DeistsDeism, a form of Natural Religion denying the intervention of God
in the affairs of men, pervaded the intellectual life of Blake's age. The deists
were the true spiritual descendants of Bacon, Newton, and Locke as Blake
understoodthem. Early in the 18th Century Voltaire, much taken with the
English deists,had spread their peculiar faith around the intellectual circles of
Europe. Deism becamet the fashionable faith of the upper classes in England and
on the continent as well. Many Anglican clergy of that day had strong deistical
leanings. Most historians believe that Washington and his associates were deists
as well as vestrymen, much as recent Mexican presidents have been Masons as
well as Roman Catholics.
Throughout the early and middle 18th Century deism largely belonged to the
gentility. During Blake's lifetime it filtered down to the masses. In America the
deist patricians, our forefathers, used the deist staymaker, Thomas Paine, as an
inflammatory propagandist for their cause. This identification of deists with
political reform explains the ambiguity Blake felt and expressed toward them.
He despised their Natural Religion, but admired their enlightened political
views. He counted Thomas Paine a friend and found his religion relatively
non-threatening and his political views refreshing. It was natural for him to react
defensively against the attack on Paine of Bishop Watson, whom Blake
considered a lackey of the State.
Nevertheless Blake refuted the deist doctrine. One of his earliest theological
statements was his Tractate, "There is No Natural Religion" . He dedicated the
third chapter of 'Jerusalem' to the deists, and in the prose introduction
addressed them very straightforwardly: the deist, he said, is "in the State named
Rahab , which State must be put off before he can be the Friend of Man".
Blake went on to make two primary charges. First, the deist "teaches that
Man is Righteous in his Vegetated Spectre: an Opinion of fatal & accursed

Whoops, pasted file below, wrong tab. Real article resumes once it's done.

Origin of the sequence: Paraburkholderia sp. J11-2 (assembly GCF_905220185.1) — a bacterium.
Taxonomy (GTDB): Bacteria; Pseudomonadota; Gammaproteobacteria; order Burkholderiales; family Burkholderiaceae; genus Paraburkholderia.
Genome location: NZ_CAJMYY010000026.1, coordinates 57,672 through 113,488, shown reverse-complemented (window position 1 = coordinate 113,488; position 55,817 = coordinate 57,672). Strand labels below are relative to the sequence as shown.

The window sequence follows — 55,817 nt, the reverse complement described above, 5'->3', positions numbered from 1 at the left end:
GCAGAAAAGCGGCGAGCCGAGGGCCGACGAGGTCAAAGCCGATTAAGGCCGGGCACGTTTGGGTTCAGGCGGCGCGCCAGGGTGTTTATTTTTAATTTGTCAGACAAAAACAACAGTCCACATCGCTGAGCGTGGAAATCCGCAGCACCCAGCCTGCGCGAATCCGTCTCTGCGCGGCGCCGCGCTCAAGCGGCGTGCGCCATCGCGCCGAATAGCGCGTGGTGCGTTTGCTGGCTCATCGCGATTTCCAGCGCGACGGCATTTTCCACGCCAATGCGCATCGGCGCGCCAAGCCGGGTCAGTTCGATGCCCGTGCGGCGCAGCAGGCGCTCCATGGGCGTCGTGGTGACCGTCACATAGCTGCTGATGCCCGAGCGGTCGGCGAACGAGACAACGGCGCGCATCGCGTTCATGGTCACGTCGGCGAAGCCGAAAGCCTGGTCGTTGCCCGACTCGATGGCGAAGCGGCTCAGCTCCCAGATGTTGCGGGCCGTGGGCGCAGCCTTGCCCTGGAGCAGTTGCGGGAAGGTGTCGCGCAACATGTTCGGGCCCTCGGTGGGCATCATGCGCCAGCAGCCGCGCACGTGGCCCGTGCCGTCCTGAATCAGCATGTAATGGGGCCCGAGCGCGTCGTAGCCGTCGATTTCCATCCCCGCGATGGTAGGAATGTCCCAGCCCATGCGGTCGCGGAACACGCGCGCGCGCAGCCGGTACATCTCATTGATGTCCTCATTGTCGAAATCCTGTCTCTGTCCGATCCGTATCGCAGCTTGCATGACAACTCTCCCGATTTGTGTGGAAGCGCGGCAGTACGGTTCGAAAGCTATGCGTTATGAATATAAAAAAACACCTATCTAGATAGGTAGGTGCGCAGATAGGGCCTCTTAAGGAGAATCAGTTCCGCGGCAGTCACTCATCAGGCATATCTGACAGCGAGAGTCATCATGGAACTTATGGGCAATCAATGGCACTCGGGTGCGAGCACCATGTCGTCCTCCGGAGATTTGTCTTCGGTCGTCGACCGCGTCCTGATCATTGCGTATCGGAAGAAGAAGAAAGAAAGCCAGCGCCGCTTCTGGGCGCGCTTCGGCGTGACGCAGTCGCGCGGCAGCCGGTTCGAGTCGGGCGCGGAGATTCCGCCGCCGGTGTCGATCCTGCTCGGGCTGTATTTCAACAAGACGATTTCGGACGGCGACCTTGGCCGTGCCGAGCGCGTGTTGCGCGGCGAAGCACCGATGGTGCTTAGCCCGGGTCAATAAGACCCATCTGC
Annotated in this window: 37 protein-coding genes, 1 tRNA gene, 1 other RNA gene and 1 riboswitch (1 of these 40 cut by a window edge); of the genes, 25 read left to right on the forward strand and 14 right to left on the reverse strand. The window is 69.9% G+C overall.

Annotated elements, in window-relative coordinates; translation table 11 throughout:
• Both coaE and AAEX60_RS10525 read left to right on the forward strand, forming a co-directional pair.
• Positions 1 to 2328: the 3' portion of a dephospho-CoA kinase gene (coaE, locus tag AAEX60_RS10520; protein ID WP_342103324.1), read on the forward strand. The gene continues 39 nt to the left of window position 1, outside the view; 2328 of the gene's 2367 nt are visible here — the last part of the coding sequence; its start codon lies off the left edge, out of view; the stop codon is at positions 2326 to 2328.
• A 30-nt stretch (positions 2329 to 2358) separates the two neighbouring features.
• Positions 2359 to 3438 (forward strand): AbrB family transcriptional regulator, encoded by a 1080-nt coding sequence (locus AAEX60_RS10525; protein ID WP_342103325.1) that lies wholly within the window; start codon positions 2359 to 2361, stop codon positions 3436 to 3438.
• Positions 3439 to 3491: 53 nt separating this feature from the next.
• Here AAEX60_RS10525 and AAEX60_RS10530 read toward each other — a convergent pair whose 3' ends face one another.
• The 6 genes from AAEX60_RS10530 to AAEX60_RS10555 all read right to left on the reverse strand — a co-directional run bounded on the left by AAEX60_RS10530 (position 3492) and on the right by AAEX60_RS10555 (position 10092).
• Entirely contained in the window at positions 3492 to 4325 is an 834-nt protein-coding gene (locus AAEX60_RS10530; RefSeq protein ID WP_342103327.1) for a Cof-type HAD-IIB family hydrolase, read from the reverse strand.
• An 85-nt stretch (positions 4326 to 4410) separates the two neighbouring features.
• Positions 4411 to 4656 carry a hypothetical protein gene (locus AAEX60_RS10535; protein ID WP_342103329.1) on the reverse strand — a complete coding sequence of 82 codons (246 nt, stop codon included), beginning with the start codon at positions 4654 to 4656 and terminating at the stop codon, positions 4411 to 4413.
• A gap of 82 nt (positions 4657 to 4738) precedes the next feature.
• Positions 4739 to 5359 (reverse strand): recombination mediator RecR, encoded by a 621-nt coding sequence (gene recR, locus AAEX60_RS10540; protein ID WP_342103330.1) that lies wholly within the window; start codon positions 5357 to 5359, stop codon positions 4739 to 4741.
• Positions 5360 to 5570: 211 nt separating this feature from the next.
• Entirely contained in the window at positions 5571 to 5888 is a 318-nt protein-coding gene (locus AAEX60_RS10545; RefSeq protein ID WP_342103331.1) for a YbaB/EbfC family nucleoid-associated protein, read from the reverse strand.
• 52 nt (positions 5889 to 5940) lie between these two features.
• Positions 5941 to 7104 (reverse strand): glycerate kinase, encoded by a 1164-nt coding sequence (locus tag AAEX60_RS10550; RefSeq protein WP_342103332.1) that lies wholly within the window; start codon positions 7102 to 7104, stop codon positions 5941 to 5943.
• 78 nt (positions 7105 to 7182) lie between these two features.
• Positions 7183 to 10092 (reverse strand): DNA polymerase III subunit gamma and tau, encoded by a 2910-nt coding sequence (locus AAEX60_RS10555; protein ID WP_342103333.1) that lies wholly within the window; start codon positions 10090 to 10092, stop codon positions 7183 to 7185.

consequence to Man". Blake in contrast maintained that "Man is born a Spectre
or Satan, & is altogether an Evil". Blake's second charge stems from the
first: these "originally righteous" deists promote War and blame it on the
Blake deplored the hypocrisy of the philosophes, who did indeed "charge the
poor Monks & religious with being the causes of War, while you acquit and
flatter the Alexanders & Caesars, the Lewises & Fredericks, who alone
are its causes and its actors" (Portion of Jerusalem, Plate 52).
Blake himself had blamed war on the religious, not the poor monk, but the
bishop and archbishop. At a deeper level Blake knew that the man righteous in
his own eyes is the man who kills, while "the Glory of Christianity is to Conquer
Probably the prevalent opinion of the well to do churchly of deistical
inclinations held that religion is a good thing to keep the masses content; they
supported the Church as a primary bulwark of social stability. This attitude more
than anything else motivated Blake's radical anti-churchly stance. He knew it as
a perversion of everything Jesus stood for. In the great "Wheel of Religion" poem
opening the fourth chapter of 'Jerusalem' he gave his final and considered
opinion of the deists' Natural Religion.